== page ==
If you want a car and a boat at the same time but can’t afford them, amphibious cars are the way to go. It’s a combination that would make your friends and neighbors drool. Credit World War II for making cars that can swim. Then, creation of amphibian cars boomed in the 60s, but manufacturers today are still creating their new and improved amphibious creations.
1. Watercar Python
Launched in 2009, the fastest, highest-performing amphibious car in the world is the Watercar Python. This custom-built amphibious convertible can do 60 mph on the water and 12 mph on land. This SUV can run from 0 to 60 in 4.5 seconds, making it an efficient amphibious car compared to most counterparts. Drive from the street straight to the water by just a press on a button to retract the wheels and another to start the jet.
Car builder and designer Dave March created the Python, which has a body like a Chevy Corvette and a hood like that of Dodge. It’s a hybrid hot rod powered with a choice of Corvette V8 engines ranging from LS1 up to GM’s 6.2-liter supercharged LS9 in the Corvette ZR1.
March said that initially, he had no plans of marketing his amphibious cars. He was just inspired with the Amphicar then, but that inspiration led him to establish Watercar, his company that specializes in luxury amphibious vehicles.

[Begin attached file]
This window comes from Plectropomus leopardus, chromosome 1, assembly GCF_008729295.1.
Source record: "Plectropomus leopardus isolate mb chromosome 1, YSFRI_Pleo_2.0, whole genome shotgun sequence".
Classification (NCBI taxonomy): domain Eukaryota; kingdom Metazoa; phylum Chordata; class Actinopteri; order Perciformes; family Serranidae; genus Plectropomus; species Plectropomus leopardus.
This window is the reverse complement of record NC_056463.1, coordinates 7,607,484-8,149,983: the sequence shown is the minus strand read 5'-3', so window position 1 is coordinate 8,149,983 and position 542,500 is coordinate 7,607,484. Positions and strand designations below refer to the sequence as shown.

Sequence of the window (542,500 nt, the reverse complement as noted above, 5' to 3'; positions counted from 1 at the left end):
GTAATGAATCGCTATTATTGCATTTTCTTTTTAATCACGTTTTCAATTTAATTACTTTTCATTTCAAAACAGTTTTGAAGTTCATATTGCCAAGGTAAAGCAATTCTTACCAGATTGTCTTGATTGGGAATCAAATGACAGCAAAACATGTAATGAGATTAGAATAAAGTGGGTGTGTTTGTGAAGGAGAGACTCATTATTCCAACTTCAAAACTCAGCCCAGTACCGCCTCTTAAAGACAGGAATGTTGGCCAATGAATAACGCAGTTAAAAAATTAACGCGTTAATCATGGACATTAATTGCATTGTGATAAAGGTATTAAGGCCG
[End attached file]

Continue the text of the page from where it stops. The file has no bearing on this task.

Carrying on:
The inspiration for Dave March and many other amphibious carmakers, the Amphicar might be considered as a 60s icon in the world of boat cars. Amphicar is a mix of Cadillac fins lookalike and 43 hp Triumph Herald engines. It was built and designed by the German carmaker Hanns Trippel. It was manufactured for five years since 1961, producing 3,878 units overall. Most of them came to America, where the Amphicar was sold during 1961 to 1967.
The Amphicar is a compact convertible with rear wheels mounted on a 1.2-liter four-cylinder Triumph engine that moves through a Porsche transaxle. It can run on the highway at maximum speed of 70 mph, and the water at 8 knots.
To market Amphicar, the maker drove it across the English Channel. Also, legend has it that President Lyndon Johnson liked to terrorize houseguests joyriding in his Amphicar by saying his brakes had malfunctioned then driving it into the lake.
3. Gibbs Aquada
Gibbs Aquada is a high-speed amphibious car that can run on more than 50 kph in water and 160 kph in land. It was produced in 2003-2004 by the Gibbs Sports Amphibians. This car made history in 2004 when business magnate Richard Branson used it to cross the English Channel – it set a record as the fastest amphibious vehicle that crossed it, being able to do so in just one hour and 40 minutes.
Gibbs Aquada comes with hydraulically retractable wheels on struts, has a single 2.5-liter Rover engine powering the rear wheels, and a jet pump drive for marine travel. This car also had over 60 patents covering technical developments it pioneered, making way for the other amphibious vehicles produced later on.
4. Volkswagen Schwimmwagen
The Volkswagen Schwimmwagen, which literally means “floating/swimming car,” was an amphibious version of the four-wheel drive Kübelwagen especially designed and made for the German Army. The Schwimmwagen Type 166 became the most mass-produced amphibious vehicle in the world, with more than 30,000 units created and sold.